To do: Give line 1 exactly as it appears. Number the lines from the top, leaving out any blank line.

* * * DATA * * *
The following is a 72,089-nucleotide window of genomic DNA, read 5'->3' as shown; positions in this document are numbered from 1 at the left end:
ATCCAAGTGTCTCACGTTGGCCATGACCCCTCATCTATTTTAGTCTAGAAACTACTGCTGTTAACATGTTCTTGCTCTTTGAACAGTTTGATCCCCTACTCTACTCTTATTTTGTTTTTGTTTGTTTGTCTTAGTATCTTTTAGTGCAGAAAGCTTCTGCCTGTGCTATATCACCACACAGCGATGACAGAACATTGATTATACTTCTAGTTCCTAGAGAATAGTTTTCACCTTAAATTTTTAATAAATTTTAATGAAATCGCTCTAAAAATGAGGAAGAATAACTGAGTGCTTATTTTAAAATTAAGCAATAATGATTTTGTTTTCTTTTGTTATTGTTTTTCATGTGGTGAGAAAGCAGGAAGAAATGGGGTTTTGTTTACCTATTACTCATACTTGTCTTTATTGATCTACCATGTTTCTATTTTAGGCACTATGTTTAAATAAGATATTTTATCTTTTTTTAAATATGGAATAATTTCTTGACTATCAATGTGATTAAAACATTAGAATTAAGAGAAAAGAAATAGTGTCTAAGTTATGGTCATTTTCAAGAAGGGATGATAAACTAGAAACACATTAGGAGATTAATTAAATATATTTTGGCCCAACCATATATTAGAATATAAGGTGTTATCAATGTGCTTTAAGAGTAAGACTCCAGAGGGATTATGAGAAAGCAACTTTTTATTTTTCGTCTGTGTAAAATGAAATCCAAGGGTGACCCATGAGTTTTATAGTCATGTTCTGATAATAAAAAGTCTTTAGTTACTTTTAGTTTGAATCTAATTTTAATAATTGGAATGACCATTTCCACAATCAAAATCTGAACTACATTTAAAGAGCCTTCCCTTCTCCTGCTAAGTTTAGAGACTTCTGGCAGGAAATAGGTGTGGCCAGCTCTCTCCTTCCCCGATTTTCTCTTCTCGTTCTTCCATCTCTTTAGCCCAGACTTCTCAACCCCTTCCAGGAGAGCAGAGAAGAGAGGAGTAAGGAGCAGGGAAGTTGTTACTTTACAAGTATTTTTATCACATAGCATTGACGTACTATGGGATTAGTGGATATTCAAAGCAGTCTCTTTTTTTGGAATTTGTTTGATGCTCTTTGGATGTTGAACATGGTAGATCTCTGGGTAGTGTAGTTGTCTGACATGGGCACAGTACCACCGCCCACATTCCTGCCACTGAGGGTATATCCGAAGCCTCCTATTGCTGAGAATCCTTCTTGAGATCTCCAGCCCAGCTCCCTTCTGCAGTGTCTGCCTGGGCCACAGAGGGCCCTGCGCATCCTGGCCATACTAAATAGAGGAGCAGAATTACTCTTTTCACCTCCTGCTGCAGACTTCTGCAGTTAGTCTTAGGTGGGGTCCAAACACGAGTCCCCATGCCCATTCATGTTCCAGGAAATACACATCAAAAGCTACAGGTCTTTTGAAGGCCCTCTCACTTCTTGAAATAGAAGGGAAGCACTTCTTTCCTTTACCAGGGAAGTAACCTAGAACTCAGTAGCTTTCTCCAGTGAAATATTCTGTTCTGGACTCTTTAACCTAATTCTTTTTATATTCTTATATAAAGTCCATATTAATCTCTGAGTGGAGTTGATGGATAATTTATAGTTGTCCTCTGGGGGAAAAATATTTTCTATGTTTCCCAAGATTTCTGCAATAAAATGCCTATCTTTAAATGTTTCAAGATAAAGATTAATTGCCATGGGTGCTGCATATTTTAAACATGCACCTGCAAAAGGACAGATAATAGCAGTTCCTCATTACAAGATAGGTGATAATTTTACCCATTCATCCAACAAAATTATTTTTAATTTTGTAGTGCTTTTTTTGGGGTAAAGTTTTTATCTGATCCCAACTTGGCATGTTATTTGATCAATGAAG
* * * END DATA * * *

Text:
The following is a 72,089-nucleotide window of genomic DNA, read 5'->3' as shown; positions in this document are numbered from 1 at the left end: